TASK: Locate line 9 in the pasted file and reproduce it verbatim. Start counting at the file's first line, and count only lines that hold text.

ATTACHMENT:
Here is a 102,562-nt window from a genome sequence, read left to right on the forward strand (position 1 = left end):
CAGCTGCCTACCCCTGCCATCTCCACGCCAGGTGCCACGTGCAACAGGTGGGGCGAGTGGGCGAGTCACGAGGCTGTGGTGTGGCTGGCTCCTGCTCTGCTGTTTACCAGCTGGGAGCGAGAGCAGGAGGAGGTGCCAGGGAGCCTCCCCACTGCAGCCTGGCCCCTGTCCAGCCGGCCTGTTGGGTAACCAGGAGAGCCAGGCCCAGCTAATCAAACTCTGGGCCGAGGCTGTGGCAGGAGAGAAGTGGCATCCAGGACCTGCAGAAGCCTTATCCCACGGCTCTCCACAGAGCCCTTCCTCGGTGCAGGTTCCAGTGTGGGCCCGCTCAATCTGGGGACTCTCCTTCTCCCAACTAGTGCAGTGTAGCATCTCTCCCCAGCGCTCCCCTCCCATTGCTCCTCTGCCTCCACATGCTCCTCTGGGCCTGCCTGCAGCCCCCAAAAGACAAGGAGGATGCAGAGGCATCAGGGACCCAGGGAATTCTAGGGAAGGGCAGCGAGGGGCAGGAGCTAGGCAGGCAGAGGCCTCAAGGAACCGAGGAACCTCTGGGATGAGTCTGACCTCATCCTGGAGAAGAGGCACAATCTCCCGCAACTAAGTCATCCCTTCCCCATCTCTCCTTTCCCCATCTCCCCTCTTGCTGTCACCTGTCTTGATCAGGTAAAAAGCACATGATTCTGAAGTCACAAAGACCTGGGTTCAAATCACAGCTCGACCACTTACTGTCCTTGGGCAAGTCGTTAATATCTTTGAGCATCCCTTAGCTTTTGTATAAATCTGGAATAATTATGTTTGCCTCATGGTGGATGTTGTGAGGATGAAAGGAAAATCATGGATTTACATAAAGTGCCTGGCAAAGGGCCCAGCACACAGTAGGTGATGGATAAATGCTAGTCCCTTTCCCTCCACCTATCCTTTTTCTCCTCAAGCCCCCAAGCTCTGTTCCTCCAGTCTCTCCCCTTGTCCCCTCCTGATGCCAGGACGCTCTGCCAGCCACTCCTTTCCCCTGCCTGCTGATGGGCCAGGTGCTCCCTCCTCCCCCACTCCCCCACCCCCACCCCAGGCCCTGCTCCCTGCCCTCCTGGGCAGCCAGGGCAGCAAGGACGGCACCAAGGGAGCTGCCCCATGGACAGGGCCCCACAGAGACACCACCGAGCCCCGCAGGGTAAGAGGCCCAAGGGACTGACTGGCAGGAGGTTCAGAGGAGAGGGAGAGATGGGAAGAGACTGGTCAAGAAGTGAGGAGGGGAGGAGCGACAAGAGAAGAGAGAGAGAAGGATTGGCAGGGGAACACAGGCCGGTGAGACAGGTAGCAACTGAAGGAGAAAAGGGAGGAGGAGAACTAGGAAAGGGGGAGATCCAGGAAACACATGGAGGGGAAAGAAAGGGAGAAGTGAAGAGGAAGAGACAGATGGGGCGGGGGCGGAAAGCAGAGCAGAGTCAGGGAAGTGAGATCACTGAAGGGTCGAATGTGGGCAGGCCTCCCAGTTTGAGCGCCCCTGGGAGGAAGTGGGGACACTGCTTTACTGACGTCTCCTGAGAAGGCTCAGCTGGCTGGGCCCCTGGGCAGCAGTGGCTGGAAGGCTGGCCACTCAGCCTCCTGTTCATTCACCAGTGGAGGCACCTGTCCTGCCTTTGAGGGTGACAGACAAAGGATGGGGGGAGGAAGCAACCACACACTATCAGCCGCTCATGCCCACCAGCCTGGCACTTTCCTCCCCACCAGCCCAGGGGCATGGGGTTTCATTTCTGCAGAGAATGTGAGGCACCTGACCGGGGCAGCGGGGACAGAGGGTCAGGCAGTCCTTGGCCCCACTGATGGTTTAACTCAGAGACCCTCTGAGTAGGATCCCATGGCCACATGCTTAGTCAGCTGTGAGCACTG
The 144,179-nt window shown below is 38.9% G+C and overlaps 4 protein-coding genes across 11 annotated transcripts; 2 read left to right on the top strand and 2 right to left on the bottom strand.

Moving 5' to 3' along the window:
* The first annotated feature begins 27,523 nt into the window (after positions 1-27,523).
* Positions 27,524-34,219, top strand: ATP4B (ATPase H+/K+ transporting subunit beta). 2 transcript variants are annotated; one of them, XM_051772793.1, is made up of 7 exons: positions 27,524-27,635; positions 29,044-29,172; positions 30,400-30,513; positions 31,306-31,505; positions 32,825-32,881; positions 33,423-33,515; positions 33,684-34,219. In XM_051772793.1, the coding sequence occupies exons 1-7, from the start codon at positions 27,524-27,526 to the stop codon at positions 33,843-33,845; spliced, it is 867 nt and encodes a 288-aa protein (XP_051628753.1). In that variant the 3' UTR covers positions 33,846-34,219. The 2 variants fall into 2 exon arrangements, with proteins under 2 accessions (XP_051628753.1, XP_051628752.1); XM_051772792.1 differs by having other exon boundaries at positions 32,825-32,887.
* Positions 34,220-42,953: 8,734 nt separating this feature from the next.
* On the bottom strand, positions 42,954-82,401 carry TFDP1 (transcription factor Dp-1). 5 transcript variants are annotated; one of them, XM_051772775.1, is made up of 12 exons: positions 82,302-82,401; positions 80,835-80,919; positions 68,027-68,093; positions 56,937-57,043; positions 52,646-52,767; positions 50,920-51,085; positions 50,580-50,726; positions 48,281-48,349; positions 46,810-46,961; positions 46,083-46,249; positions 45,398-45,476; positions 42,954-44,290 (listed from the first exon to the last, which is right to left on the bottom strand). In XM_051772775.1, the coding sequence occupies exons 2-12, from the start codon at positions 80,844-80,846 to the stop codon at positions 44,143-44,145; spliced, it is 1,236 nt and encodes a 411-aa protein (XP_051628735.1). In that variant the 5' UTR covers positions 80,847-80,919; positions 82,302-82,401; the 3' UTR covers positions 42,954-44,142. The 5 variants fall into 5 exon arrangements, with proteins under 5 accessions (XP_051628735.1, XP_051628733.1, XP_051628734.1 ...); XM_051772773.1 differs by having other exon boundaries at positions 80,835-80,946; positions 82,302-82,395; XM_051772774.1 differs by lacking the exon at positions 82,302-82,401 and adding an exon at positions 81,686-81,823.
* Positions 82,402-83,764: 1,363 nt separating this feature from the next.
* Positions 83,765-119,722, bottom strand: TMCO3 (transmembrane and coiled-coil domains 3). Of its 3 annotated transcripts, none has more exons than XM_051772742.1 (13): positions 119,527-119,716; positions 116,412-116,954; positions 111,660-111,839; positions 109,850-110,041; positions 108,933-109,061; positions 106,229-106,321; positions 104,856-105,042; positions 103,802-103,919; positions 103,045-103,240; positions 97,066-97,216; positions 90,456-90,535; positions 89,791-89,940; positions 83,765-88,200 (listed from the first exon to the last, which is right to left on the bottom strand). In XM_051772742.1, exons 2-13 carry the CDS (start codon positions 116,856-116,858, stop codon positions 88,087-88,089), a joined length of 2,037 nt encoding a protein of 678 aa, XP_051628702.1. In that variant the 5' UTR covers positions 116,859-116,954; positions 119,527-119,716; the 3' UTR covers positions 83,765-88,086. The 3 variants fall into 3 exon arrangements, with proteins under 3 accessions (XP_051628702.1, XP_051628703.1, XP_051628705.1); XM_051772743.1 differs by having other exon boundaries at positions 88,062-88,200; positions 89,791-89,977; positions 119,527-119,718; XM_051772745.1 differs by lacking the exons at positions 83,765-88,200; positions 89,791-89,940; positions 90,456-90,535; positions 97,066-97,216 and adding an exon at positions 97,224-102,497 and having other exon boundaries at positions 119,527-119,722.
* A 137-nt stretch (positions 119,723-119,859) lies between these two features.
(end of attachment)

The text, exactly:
* Positions 82,402-83,764: 1,363 nt separating this feature from the next.